However, that was just a minor blip. Everyone else more than made up for it. I think it's fair to say that the phrase 'embarrassment of riches' wouldn't go amiss here. Thursday (the day itself), I woke up to several cards and a present to open, the present being a Sanctuary Hand Care set. Gorgeous smellies so well chuffed there. I got to work and there was another card or two, plus two presents - firstly, the most gorgeous silver and amethyst earrings and a fab beaded bookmark, and of course, the flowers mentioned earlier. Then, mid-morning, I got another card (from my mum this time) and a bunch of flowers. These ones were lovely too - all purple and green. After lunch, yet more flowers. This time, a potted arrangement of white and corally-pink coloured flowers. I have no idea what they are, but they're lovely.

I ended up cabbing it home that night. No way was I leaving anything at work, damn them all to hell. And look, more cards on the mat when I arrived chez me.

The next day (the day of my planned celebration with friends and colleagues) I got to work and faffed about for most of the morning, interrupted only by a delivery of a birthday balloon. Balloon! I was absurdly cheery at this point, because I adhere to the Pooh philosophy on this subject: No-one can be uncheered with a ballooon. It's so true.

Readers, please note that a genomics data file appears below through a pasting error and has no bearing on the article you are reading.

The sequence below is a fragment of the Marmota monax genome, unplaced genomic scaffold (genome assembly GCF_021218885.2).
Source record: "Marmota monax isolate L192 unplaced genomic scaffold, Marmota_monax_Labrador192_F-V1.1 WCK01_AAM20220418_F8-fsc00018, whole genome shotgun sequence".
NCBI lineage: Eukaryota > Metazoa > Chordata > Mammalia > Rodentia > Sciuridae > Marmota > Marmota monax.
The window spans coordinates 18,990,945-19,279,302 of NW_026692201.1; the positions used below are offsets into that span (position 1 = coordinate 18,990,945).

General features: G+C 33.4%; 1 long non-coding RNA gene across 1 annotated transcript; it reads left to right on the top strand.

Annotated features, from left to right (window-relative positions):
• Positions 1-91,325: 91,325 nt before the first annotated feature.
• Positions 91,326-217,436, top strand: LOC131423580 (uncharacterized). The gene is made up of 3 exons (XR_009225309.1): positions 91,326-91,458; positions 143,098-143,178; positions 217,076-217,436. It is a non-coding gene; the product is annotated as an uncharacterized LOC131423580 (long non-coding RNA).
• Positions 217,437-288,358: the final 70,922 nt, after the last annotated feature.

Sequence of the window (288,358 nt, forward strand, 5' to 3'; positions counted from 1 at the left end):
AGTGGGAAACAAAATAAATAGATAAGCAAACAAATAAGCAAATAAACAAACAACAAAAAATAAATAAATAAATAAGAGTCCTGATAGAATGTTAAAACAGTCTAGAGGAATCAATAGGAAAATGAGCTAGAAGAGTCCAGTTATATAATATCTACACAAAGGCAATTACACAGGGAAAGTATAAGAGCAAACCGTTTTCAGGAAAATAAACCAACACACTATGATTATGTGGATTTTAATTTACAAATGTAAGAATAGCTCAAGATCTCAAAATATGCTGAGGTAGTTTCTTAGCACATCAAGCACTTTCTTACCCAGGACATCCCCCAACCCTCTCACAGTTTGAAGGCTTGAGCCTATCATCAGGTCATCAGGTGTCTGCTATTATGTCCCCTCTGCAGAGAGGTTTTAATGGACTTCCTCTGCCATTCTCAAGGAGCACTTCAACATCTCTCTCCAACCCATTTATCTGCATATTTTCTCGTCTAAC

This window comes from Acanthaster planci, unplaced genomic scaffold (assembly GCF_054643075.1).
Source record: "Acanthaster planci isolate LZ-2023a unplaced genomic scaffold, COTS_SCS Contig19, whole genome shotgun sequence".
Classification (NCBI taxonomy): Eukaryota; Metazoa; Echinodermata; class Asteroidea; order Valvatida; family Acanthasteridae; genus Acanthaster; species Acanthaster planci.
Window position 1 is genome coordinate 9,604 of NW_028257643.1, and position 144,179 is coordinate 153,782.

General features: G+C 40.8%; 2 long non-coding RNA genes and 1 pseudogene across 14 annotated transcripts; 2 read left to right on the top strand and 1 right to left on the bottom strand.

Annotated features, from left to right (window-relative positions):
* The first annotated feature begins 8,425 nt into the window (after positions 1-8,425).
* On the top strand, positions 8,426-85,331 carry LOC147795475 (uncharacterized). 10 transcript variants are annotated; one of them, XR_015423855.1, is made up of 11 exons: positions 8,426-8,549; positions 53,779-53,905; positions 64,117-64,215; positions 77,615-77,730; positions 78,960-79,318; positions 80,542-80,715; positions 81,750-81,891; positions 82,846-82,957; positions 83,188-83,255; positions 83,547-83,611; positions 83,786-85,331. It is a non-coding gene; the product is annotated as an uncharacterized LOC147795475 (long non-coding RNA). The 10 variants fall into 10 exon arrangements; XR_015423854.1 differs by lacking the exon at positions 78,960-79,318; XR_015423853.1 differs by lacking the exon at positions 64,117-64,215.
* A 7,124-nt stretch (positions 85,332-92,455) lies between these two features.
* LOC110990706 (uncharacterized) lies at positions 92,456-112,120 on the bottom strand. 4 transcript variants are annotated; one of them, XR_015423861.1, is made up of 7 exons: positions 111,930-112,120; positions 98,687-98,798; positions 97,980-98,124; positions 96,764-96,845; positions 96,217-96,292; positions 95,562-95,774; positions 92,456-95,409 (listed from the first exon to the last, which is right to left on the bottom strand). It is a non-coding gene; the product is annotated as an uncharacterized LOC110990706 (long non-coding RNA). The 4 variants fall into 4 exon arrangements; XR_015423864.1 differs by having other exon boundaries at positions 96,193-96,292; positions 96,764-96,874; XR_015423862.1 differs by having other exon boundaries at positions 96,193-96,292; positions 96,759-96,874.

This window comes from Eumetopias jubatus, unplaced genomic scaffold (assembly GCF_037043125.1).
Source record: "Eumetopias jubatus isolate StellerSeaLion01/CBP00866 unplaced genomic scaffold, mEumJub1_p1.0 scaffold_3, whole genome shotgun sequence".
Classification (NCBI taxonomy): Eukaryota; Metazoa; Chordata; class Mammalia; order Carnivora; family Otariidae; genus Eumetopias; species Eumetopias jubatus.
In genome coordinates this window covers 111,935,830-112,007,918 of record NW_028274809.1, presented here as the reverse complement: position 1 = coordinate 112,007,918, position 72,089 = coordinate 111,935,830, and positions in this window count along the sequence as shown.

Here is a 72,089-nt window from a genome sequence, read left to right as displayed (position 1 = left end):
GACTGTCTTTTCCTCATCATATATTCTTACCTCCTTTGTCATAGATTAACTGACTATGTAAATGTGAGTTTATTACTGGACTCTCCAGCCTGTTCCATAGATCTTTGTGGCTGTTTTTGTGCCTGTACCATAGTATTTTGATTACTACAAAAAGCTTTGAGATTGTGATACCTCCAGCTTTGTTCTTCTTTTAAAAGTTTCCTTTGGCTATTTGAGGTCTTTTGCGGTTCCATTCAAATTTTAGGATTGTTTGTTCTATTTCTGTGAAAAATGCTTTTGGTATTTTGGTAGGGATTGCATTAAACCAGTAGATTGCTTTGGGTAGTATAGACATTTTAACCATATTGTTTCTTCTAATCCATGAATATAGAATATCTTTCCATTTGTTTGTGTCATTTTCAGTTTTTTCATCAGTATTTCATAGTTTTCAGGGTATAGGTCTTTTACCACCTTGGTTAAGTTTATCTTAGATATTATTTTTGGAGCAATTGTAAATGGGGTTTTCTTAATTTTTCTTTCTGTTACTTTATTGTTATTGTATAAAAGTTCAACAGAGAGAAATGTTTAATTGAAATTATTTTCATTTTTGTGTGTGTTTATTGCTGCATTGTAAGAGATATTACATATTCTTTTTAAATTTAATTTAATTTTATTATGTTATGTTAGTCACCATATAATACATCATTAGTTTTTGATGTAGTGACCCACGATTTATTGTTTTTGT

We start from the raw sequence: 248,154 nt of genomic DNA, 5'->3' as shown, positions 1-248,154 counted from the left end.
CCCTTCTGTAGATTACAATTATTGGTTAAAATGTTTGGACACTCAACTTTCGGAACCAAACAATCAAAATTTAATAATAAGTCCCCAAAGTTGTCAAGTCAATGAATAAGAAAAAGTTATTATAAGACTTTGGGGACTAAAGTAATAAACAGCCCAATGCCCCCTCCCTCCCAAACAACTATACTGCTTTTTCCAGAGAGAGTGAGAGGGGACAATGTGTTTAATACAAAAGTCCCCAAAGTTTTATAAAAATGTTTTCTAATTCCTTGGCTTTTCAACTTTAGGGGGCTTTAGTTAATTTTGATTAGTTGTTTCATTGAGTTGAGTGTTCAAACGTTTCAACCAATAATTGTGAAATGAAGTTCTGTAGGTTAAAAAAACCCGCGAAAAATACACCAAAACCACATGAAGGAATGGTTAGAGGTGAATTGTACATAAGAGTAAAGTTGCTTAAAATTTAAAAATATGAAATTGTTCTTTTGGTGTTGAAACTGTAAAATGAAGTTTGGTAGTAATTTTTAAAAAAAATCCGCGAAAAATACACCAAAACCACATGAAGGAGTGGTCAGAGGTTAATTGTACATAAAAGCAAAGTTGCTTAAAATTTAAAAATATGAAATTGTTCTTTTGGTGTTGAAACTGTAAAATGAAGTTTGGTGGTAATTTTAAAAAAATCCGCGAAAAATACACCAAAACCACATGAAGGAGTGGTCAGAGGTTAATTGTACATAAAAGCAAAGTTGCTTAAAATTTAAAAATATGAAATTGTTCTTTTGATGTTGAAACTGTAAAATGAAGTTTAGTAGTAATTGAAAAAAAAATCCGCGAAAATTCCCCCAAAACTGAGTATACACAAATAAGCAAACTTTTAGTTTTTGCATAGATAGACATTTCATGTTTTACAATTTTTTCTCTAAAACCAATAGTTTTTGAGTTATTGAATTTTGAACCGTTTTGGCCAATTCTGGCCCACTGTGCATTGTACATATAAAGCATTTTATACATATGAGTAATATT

The afternoon wasn't nearly so busy as the morning, mainly due to not being able to log in to my computer. Quelle dommage, as they say in the posher suburbs of Rotherham. As you can tell, I was beside myself with frustration, I very nearly tutted.

Then came the celebrations. And oh my, what celebrations they were. The nicest folks were there (though a few notables were missing, they had already sent apologies etc..) and I was laden down with goodies. 4 BAGS FULL, to be precise. A signed book, a squishy cushion, scented candles, butter tablet (oh the sugary goodness), a handbag, gorgeous smellies from Molton Brown, an amethyst geode (sparkly!) and many more items besides. I'd already planned on cabbing it home that night, but it was a case of necessity rather than just being a lazy cow. Which makes a nice change, I must say.

I'm still in a bit of a state of shock, astonished at people's sheer generosity - not only did I get tons of giftage, I didn't have to buy a drink all night. And it does rather give the lie to my rather too well worn opinion of myself. Frankly, if all these people think I'm nice enough to shower with pressies and stuff, then I've got to be doing something right. Wow.

And now, the final word on this one. And one of the most talked about items on the groaning table of gifts. I'm now the proud owner of the Deluxe Librarian Action Figure. Truly a thing of wondrousness. And SO me. Look...and envy.

Monday, 24 July 2006